Science  10 Mar 2000:
Vol. 287, Issue 5459, pp. 1725

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  1. William Hamilton Dies

    Evolutionary biologist William Hamilton, 63, died 7 March from complications of malaria that he acquired in Africa while on an ambitious expedition to acquire new data about the origin of AIDS. “The most important thing is that he was out there doing something new in research, which is what he loved best,” says Paul Harvey, head of the department of zoology at Oxford University, where Hamilton worked.

    A bad malaria bout in late January forced Hamilton to rush home from the Democratic Republic of Congo, where he and co-workers had collected chimpanzee feces and urine samples. Hamilton, who is renowned for his studies of the evolution of social behavior and of sex, hoped to find HIV in the chimp samples. If some do test positive, analyzing those viruses could help clarify whether an oral polio vaccine tested there in the 1950s sparked the AIDS epidemic. The thesis, explored at length in a recent book, The River, hinges on the fact that the vaccine's developers had a large research chimp colony in Congo.

    “Some of his ideas you thought were lunatic and some great, and it sometimes turned out that the lunatic ideas were the great ones,” Harvey says. “He was the most loved and respected person we had in the department.”

  2. Make a Wish

    Representative Curt Weldon (R-PA), chair of the House Armed Services subcommittee that oversees defense research, wants more money for military R&D. At a hearing last week, Weldon told Pentagon science czars Jacques Gansler, Frank Fernandez, and Dolores Etter that although a proposed 4%, $50 million increase for basic research in 2001 is “good news,” the $38.6 billion military science budget remains “overly squeezed.” He is particularly concerned that the Pentagon is shortchanging studies that may not pay off for years in favor of applied projects that promise near-term results. “There needs to be a better balance,”he said.

    In response to questions, Fernandez and Etter admitted that they could easily spend a few hundred million dollars more on wish-list projects, from computer security to advanced robotics. And Weldon promised to do what he could in coming months to “plus up” Pentagon science spending, which is the major source of cash for university math and engineering departments.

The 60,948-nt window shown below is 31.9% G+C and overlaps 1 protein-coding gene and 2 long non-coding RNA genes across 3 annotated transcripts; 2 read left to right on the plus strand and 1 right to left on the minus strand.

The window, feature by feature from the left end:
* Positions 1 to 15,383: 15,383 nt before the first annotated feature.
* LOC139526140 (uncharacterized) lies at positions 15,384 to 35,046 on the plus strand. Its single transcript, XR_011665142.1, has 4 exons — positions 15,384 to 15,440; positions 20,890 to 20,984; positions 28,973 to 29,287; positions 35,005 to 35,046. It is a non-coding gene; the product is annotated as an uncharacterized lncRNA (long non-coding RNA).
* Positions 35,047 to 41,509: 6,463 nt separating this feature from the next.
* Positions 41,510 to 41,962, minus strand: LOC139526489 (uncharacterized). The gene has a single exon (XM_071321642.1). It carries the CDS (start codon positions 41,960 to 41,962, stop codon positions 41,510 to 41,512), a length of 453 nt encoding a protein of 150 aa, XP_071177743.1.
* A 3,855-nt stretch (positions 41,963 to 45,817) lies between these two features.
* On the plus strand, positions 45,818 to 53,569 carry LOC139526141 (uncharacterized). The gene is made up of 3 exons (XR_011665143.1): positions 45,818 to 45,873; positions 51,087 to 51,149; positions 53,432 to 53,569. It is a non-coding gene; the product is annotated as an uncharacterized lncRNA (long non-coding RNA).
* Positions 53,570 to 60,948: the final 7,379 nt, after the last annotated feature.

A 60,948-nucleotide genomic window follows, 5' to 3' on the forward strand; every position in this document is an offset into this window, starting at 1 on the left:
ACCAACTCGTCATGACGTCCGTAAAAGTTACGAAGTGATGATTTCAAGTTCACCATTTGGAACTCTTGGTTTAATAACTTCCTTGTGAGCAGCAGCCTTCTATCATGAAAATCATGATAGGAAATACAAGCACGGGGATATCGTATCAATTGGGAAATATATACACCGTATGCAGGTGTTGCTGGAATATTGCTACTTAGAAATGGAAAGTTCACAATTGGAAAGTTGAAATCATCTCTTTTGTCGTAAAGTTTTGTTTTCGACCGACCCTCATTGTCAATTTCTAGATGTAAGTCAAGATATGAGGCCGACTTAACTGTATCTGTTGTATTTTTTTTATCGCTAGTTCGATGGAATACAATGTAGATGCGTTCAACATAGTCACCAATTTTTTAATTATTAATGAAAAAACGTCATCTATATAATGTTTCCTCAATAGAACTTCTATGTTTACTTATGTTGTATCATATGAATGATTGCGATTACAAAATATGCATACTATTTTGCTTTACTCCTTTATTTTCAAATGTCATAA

3. Bright Idea

    Indian researchers could soon share in the fruits of their labors. The Indian government last week presented Parliament with a budget proposal that would give institutions full intellectual property rights to ideas developed with public money and allow inventors to share in any profits.

    The $2.8 billion R&D budget, which gives a 20% boost to civilian research and an 11% increase to military science, would reverse existing rules that allow funding agencies to patent discoveries but cut universities and scientists out of any royalties. Asis Datta, vice chancellor of New Delhi's Jawaharlal Nehru University, says the new policy could be just what “universities need to unleash their creative potential.” Parliament is expected to approve the change later this year.

  4. Warming to Hot Zone

    After months of delay, Canada is preparing to open its borders to some of the world's most dangerous pathogens. Last week, a community panel endorsed a plan for the Canadian Science Center for Human and Animal Health in Winnipeg to open a biosafety level 4 lab.

    Shortly after the center's dedication last summer (Science, 18 June 1999, p. 1902), officials admitted to accidentally releasing waste water into the city sewage system without properly heating it to kill germs. A review concluded that the release posed no threat, but riled neighbors caused the government to delay issuing a permit to work with high-risk level 4 pathogens, such as the Ebola virus. To restore confidence, the lab invited local residents to join a new community liaison committee, which gave the lab's safety procedures a green light on 2 March. A thumbs-up from the government is expected shortly.

  5. Choices, Choices

    After a 13-month search, the Department of Energy's Pacific Northwest National Laboratory in Richland, Washington, has named Lura Powell, a former administrator at the National Institute of Standards and Technology, as its new director. The choice pleased DOE Secretary Bill Richardson, who last fall reportedly derailed the lab's first choice, saying lab contractor Battelle had not tried hard enough to find a woman or minority to fill the post. Similar concerns have stalled the search for a new leader of DOE's Argonne National Laboratory in Illinois.